Tuesday, June 19, 2012
Sonny (Head of Trail Security) and Mr. Bear
We ignored the sporadic rain and headed back to a well known drainage that I had hunted before and was certain we could find some animals to photograph as well as take in the outstanding scenery. We loaded our Labrador, Sonny, in so he could get some much needed exercise as well. It turned out to be a fortuitous decision.
We took our time in meandering several miles up the ancient mine track into the high country and the river bottom black spruce forest gave way to alder bands and finally above tree line to a variegated terrain of broken tundra and brush. The preferred home of the caribou...and the grizzly bear.
After a few short moments with the spotter we spotted a lone bull caribou, at least a mile distant feeding on a slope. In the summer months the caribou come up here to high country, more properly thought of as sheep country, to escape the heat and bugs in the cooler mountain breezes. This bull was feeding unconcerned out in the open tundra. We quickly began to use the camera to photograph him with a mix of results through the spotter. Eventually we got OK shots, although it was finicky to do and not so hot when compared to shots taken with proper (read: expensive) digiscopes and dedicated camera mounts.
About thirty seconds later our beloved and generally gentle Lab gave out the most determined and fierce bark I've ever heard him make. Not the usual "Gimme Attention" or "I Gotta Pee" bark but a genuine cry of pack distress and warning. He charged about ten yards behind us and stopped. Growling menacingly he stood ready for action- chest puffed out, hair erect, tail arching forward and was staring intently at the brush that lined our back trail. Knowing that such behavior from our dog was both unusual and intent we gave up our spotting and starting looking for what could be the matter. My wife stood on the floorboard of the ATV to gain vantage of the sloping terrain from our rise and I slid the rifle from the scabbard and worked the action to chamber one of the fat .375 rounds.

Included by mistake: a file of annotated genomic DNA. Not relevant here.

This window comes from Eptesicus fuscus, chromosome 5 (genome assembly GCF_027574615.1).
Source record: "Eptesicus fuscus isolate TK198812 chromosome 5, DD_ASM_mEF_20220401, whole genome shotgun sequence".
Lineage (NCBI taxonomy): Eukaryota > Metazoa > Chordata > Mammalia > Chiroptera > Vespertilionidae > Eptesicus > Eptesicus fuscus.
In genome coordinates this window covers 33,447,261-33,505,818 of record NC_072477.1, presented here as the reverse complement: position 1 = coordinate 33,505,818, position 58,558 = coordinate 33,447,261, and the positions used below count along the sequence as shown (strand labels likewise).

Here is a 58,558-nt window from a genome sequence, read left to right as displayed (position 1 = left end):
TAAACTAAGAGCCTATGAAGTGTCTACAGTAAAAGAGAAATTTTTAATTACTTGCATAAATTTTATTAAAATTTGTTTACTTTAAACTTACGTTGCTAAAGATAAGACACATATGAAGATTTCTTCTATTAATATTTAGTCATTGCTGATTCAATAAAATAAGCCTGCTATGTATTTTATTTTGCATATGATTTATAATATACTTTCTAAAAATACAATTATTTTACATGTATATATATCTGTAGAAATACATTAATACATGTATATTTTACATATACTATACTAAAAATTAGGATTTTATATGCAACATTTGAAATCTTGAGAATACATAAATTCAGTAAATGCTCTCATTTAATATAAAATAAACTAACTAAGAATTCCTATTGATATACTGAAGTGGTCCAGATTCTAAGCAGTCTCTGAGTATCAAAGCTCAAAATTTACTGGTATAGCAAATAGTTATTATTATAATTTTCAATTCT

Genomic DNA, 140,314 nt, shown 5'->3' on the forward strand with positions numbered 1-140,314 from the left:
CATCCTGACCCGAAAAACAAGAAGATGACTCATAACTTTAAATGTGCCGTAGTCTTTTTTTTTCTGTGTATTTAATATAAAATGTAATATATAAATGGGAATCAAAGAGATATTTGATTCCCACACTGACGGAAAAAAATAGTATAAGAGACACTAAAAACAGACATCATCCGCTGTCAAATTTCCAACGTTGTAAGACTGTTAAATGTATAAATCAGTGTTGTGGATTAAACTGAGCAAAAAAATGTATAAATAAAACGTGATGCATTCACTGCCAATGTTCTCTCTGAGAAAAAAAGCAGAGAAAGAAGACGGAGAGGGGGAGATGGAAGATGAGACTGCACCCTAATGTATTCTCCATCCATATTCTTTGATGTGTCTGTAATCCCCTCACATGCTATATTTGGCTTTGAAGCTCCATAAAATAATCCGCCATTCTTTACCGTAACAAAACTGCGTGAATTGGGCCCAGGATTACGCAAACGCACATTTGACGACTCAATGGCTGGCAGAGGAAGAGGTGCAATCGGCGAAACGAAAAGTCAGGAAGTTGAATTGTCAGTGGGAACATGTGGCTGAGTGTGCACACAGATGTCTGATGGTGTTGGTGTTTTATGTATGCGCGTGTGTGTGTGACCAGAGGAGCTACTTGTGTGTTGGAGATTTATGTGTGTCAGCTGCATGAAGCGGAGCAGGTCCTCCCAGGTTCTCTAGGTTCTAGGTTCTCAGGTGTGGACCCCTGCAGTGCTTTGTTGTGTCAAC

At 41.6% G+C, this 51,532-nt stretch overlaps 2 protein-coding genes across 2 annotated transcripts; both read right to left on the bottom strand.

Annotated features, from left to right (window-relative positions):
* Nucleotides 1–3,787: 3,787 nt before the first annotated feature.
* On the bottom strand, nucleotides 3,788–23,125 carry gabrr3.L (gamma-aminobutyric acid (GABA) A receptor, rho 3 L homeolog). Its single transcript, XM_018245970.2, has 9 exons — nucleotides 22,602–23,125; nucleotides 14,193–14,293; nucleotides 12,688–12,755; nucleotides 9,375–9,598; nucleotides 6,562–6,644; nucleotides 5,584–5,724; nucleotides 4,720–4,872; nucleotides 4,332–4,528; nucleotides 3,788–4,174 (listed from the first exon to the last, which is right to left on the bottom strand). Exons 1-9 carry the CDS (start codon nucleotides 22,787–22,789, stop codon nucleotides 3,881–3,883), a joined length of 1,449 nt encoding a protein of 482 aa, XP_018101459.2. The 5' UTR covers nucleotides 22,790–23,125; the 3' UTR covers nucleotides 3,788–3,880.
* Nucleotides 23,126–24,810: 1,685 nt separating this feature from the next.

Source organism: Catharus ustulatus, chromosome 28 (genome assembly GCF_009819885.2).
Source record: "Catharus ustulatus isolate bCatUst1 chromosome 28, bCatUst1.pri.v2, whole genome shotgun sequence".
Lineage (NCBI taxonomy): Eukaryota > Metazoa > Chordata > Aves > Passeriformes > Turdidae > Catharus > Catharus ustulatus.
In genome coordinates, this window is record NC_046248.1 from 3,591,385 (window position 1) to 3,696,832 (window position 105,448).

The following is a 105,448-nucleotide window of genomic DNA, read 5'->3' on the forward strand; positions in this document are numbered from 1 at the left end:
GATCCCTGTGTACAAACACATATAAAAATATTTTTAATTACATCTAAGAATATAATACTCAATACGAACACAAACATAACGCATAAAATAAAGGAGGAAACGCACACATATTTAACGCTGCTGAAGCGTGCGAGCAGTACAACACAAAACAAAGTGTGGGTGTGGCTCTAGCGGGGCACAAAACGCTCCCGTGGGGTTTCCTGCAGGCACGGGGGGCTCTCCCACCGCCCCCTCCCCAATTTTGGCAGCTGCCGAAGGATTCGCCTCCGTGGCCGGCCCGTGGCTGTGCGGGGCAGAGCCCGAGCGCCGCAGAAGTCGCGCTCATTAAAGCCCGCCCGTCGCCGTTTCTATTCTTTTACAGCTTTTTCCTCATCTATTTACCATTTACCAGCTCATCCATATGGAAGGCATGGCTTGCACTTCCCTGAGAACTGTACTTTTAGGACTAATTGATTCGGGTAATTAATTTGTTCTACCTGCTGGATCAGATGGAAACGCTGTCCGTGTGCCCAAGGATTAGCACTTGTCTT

Very soon out of the brush walked a large boar grizzly and his intent was pretty obvious- he was coming in to my wife's wolf call at a rapid clip. I don't know how far he'd travelled but a bear will often come in from great distances to calls in hopes of scoring an easy meal. He was just a hundred yards distant and knowing a bear can charge that in mere seconds I snapped the rifle up and settled the forward bead in his chest. Too far to shoot with a coarse bead on a moving target and the element of near total surprise on his part. At this point the commotion of the dog's fierce growls and barks and my wife's shouts stalled the bear....this wasn't what he expected to see making a wolf howl.
He paced for just a few moments more and decided the queer and unusual creatures making all the noise weren't worth the hassle and the last I saw of him was his butt romping into the alders on the far side of the trail. An exasperated gasp was followed by laughter. Cooper's opinion that "the spice of life is not variety but peril" certainly felt true at the moment. We cautiously worked our way over to where the bear had disappeared. His exit path was marked by several long deep pug marks in the hard trail surface. I measured one briefly with my hand- 7" across. By no means the largest Interior grizzly I'd ever seen but a respectable specimen at any rate. We left the area slowly, scanning the entire time to see if the bear would work it's way around and get downwind of us. Sonny at one point began an excited bark and growl that quickly diminished as he walked over and urinated on the bear's tracks...what bravado from the macho dog!
The lesson to the bear country traveller is one that is well worth remembering....every so often it pays to check your six and pack along a canine companion of reasonable fortitude as well as a rifle of substantial power.
Meanwhile, Sonny has been promoted to Head of Trail Security complete with a pork chop and my wife's grudging acceptance has turned into an uneasy admiration for his successful response to Mr. Bear. I, for one, was very happy we were alerted to the bruin by Sonny's keen nose and not by the bear running into our midst from behind.
It's still Alaska out there folks....